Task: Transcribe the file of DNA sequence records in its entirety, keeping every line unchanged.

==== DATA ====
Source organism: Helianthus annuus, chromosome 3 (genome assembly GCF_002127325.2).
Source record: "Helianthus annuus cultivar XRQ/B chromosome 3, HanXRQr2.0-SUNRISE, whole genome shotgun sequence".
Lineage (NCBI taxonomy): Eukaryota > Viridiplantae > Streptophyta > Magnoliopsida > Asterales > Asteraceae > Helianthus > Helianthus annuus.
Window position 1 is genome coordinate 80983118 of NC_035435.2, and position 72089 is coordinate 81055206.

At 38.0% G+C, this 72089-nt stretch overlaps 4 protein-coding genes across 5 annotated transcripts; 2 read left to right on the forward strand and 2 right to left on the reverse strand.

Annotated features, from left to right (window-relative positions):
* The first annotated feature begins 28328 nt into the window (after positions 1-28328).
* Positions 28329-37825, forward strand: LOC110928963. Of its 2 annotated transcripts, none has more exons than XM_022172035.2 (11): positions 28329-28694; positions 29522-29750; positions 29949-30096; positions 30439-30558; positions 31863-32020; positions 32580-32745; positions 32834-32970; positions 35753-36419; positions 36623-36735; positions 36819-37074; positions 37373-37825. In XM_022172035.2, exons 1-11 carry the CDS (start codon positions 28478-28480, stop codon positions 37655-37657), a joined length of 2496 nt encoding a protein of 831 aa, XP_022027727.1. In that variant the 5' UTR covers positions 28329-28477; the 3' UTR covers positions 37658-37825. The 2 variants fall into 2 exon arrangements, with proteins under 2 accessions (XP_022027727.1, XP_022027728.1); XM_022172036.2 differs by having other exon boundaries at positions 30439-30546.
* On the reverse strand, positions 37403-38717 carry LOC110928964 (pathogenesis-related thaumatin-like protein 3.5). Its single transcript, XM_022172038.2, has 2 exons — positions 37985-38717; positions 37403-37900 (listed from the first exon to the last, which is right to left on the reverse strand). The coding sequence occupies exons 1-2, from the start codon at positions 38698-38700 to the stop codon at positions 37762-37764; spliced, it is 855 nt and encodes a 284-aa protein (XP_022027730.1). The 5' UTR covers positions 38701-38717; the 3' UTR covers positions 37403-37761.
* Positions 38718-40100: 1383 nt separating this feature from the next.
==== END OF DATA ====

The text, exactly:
Source organism: Helianthus annuus, chromosome 3 (genome assembly GCF_002127325.2).
Source record: "Helianthus annuus cultivar XRQ/B chromosome 3, HanXRQr2.0-SUNRISE, whole genome shotgun sequence".
Lineage (NCBI taxonomy): Eukaryota > Viridiplantae > Streptophyta > Magnoliopsida > Asterales > Asteraceae > Helianthus > Helianthus annuus.
Window position 1 is genome coordinate 80983118 of NC_035435.2, and position 72089 is coordinate 81055206.

At 38.0% G+C, this 72089-nt stretch overlaps 4 protein-coding genes across 5 annotated transcripts; 2 read left to right on the forward strand and 2 right to left on the reverse strand.

Annotated features, from left to right (window-relative positions):
* The first annotated feature begins 28328 nt into the window (after positions 1-28328).
* Positions 28329-37825, forward strand: LOC110928963. Of its 2 annotated transcripts, none has more exons than XM_022172035.2 (11): positions 28329-28694; positions 29522-29750; positions 29949-30096; positions 30439-30558; positions 31863-32020; positions 32580-32745; positions 32834-32970; positions 35753-36419; positions 36623-36735; positions 36819-37074; positions 37373-37825. In XM_022172035.2, exons 1-11 carry the CDS (start codon positions 28478-28480, stop codon positions 37655-37657), a joined length of 2496 nt encoding a protein of 831 aa, XP_022027727.1. In that variant the 5' UTR covers positions 28329-28477; the 3' UTR covers positions 37658-37825. The 2 variants fall into 2 exon arrangements, with proteins under 2 accessions (XP_022027727.1, XP_022027728.1); XM_022172036.2 differs by having other exon boundaries at positions 30439-30546.
* On the reverse strand, positions 37403-38717 carry LOC110928964 (pathogenesis-related thaumatin-like protein 3.5). Its single transcript, XM_022172038.2, has 2 exons — positions 37985-38717; positions 37403-37900 (listed from the first exon to the last, which is right to left on the reverse strand). The coding sequence occupies exons 1-2, from the start codon at positions 38698-38700 to the stop codon at positions 37762-37764; spliced, it is 855 nt and encodes a 284-aa protein (XP_022027730.1). The 5' UTR covers positions 38701-38717; the 3' UTR covers positions 37403-37761.
* Positions 38718-40100: 1383 nt separating this feature from the next.